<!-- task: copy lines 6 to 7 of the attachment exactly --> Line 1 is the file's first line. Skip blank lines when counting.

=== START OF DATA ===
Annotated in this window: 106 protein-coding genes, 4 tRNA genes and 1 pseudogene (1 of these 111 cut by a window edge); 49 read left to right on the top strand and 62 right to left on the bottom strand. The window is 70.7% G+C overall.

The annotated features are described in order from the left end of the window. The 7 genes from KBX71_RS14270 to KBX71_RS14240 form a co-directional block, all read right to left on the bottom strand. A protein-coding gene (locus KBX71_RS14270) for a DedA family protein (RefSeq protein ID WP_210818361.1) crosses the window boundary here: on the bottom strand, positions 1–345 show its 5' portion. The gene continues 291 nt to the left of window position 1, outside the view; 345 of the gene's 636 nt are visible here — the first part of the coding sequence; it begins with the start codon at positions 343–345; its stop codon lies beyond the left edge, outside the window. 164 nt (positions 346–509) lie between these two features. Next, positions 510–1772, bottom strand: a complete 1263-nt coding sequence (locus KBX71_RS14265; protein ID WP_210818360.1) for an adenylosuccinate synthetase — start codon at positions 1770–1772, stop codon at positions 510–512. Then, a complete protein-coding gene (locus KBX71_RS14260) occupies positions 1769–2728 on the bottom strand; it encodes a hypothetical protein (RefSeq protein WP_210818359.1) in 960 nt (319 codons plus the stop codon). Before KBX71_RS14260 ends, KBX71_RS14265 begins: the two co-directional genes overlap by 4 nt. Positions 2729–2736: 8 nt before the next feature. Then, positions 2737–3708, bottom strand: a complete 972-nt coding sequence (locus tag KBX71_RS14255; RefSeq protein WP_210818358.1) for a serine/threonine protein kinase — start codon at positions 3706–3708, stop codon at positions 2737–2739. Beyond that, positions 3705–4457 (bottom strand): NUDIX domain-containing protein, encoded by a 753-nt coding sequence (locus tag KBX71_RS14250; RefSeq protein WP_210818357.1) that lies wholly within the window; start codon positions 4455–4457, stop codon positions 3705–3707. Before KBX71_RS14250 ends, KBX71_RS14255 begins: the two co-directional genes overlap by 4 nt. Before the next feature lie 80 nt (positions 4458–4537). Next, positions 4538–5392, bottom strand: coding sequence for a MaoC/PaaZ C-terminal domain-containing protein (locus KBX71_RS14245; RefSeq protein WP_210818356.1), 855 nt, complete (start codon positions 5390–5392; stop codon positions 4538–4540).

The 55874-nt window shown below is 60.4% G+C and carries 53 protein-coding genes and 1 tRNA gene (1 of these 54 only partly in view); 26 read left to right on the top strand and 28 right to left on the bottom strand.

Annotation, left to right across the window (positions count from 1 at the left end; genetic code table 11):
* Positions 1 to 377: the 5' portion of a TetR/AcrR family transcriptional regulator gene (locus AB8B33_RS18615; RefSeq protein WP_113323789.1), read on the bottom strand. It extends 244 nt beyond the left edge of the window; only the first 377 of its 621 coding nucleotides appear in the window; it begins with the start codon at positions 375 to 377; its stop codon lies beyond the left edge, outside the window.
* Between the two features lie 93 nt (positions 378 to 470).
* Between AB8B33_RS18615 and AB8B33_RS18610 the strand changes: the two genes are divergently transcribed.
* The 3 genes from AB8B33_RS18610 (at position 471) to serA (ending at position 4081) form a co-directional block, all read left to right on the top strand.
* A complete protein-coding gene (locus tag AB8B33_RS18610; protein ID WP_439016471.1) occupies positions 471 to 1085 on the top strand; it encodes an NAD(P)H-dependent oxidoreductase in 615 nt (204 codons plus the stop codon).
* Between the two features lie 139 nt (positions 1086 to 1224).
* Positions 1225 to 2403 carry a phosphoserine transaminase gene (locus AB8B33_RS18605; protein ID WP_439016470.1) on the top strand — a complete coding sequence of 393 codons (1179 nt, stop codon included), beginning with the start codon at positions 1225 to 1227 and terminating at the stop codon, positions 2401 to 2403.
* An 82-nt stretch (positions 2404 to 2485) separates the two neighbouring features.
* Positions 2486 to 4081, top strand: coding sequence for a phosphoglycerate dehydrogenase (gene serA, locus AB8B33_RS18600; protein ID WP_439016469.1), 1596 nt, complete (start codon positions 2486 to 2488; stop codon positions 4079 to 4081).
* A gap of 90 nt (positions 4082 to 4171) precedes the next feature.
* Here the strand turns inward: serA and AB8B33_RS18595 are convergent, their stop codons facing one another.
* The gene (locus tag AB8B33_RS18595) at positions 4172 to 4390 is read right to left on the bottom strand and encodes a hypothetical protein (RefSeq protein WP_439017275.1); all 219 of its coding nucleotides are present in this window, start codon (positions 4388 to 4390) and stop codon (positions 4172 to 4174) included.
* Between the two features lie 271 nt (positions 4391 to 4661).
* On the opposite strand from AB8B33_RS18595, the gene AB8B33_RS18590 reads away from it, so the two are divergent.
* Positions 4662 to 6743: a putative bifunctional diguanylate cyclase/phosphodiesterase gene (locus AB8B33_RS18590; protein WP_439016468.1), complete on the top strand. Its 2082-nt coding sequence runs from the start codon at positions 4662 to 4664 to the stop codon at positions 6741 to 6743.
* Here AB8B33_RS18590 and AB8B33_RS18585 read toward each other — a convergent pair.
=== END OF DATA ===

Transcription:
* Between the two features lie 93 nt (positions 378 to 470).
* Between AB8B33_RS18615 and AB8B33_RS18610 the strand changes: the two genes are divergently transcribed.